It was at that point that I finally recognized old scratch.
The next day, I thought about skipping the whole Benediction. I felt so terrible, and now I was tormented with thoughts that I might meet a particular person there who had hurt me in the past and who I dread ever seeing again.
I prayed, and knew that I needed to go.
I told a friend of mine that all this made me feel as if the devil thought that if Rebecca Hamilton showed up at this Benediction he would be cast back into hell. I told her that if other people were getting a dose of what I was getting, I feared that the church might be empty.
But, despite all this, I went.
And what I experienced was the Presence and Love of Christ.
There were a lot of young people wearing red t-shirts with Oklahoma on the front. The back read Sooner Born, Catholic Bred.
That’s a play on an Okie saying: I’m Sooner born and Sooner bred and when I die, I’ll be Sooner dead.
The prayer service was, for me, an exorcism of sorts. I prayed more deeply than I have in many months, and during the praying I went down into the seamy side of my own soul and confessed sins I had walked into that service not knowing I was harboring. It was cleansing, renewing and deeply, deeply humbling in the most beautiful way possible.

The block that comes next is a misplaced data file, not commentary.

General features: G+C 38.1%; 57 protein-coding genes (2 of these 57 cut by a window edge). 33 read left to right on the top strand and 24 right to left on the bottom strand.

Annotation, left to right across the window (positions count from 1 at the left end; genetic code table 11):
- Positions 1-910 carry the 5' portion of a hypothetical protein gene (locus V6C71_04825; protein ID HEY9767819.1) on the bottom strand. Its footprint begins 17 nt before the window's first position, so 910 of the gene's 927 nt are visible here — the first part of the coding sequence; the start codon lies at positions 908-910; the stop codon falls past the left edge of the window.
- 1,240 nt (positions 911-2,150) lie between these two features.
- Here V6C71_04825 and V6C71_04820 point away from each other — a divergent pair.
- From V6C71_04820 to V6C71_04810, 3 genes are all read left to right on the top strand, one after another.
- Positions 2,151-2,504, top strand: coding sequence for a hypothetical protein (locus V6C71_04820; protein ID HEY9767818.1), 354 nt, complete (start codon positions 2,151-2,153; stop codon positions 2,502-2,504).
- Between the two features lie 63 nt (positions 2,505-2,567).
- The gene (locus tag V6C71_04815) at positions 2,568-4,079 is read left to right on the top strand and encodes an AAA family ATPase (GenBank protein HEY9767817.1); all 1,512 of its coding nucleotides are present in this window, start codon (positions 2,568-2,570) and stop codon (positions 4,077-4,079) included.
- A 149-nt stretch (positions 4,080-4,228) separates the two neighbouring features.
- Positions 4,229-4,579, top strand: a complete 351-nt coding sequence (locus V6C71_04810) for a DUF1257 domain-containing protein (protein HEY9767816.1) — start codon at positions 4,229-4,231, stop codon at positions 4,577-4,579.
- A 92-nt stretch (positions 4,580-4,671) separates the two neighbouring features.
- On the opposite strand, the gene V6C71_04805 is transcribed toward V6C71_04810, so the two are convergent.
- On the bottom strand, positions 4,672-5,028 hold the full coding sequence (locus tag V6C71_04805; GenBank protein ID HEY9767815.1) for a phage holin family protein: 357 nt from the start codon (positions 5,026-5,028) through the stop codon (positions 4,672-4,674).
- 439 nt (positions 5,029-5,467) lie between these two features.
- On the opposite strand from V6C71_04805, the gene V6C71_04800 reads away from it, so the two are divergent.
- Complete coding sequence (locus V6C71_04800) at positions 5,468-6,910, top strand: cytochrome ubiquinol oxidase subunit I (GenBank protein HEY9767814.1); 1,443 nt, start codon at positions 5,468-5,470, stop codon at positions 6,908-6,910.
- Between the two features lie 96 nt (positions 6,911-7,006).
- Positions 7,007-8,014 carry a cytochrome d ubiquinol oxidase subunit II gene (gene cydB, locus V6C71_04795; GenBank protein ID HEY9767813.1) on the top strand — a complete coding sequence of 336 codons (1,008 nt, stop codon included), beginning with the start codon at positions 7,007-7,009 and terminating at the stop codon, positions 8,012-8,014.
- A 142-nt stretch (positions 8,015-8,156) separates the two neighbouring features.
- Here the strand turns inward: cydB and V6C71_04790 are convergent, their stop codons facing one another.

I think the reason that the devil had such a good go at me before the Benediction was that he had his claws hooked into me already. Writing about ISIS, seeing the photos of what they’ve done to people, is a gateway for satan. That came on top the raw hurt and anger I have about a gay friend of mine who dumped our lifelong friendship (which was as close as family; he was my brother) and who then went out on the internet to attack me — all over gay marriage. Then, there was that person I mentioned, the one I was afraid I would encounter at the Benediction. I had allowed myself to become a seething pit of resentment because of them.
The first two, personal, things, made me an easy target. But ISIS, which is satanic through and through, raised it to an active rageful anger. ISIS, Boko Haram, and all their stepbrothers, are satanic. Their beheadings, rapes, kidnappings, buying and selling of women and children, church burnings and genocides are just as much a black mass as what happened in Oklahoma City yesterday. When they say they do these things in the name of God, they add unspeakable blasphemy on top of their unspeakable actions.